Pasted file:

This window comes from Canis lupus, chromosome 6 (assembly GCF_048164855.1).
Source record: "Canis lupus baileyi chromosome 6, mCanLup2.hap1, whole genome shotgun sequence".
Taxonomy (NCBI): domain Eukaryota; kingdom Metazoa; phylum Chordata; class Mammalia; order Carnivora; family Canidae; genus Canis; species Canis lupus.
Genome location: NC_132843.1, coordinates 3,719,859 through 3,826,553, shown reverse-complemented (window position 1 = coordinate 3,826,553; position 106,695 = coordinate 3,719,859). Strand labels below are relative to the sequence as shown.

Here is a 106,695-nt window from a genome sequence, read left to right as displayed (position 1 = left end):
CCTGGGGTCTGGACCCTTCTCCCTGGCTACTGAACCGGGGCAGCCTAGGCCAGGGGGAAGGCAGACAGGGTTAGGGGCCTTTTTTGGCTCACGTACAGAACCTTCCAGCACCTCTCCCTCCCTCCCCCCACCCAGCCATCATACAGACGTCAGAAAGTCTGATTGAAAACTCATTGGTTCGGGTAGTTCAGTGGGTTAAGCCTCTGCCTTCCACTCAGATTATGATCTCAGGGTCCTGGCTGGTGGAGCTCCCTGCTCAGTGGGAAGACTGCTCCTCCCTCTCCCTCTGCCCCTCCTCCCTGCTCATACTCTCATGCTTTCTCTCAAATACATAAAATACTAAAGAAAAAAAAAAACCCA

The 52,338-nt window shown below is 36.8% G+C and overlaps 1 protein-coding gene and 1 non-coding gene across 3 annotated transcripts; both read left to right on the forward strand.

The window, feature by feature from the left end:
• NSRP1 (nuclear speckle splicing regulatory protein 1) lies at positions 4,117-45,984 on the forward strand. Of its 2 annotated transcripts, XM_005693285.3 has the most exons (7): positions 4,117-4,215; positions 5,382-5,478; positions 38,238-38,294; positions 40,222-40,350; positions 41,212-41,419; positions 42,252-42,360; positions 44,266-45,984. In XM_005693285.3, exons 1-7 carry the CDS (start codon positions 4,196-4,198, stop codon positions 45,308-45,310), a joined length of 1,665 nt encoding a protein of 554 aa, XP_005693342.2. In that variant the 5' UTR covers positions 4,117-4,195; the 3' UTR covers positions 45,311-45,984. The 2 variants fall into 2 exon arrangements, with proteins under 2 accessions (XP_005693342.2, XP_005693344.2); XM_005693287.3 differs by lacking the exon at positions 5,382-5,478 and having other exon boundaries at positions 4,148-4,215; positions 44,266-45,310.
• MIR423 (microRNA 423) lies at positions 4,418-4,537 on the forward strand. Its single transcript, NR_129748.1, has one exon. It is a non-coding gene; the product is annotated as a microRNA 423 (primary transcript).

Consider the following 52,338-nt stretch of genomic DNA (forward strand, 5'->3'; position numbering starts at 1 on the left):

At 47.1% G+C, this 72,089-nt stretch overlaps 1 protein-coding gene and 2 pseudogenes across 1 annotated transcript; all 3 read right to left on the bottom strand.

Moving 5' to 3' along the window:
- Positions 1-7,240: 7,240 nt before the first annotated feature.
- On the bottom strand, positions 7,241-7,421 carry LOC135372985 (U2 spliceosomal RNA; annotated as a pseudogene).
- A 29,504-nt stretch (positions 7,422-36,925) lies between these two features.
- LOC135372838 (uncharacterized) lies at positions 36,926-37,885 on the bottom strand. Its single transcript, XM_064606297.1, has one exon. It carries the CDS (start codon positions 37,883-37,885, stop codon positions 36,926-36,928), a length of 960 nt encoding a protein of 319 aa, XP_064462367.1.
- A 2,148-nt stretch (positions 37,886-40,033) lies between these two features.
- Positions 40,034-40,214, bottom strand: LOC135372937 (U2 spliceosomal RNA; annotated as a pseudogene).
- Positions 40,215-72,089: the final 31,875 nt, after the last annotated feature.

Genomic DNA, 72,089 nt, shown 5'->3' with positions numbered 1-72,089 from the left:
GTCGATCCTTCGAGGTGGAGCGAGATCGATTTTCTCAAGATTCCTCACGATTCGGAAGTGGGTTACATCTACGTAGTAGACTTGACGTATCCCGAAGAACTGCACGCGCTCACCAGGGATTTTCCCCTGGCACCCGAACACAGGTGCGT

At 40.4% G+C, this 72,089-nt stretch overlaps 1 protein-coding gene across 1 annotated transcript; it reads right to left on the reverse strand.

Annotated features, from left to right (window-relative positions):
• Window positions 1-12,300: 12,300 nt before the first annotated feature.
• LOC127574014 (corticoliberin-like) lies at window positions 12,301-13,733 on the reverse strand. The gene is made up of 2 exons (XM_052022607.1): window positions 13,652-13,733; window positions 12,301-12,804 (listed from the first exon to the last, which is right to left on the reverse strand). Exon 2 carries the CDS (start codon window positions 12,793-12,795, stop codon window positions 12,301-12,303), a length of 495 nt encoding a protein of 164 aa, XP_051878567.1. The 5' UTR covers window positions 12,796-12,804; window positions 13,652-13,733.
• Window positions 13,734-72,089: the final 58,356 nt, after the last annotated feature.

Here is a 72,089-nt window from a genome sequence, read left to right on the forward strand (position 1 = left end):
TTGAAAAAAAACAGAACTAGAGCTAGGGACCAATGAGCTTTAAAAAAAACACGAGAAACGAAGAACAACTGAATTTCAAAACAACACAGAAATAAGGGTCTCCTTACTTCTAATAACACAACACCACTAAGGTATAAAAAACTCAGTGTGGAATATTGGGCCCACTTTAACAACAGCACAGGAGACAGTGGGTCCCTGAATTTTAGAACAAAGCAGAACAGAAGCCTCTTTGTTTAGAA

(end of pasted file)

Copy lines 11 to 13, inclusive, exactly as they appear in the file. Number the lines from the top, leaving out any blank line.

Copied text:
Consider the following 52,338-nt stretch of genomic DNA (forward strand, 5'->3'; position numbering starts at 1 on the left):

At 47.1% G+C, this 72,089-nt stretch overlaps 1 protein-coding gene and 2 pseudogenes across 1 annotated transcript; all 3 read right to left on the bottom strand.

Moving 5' to 3' along the window: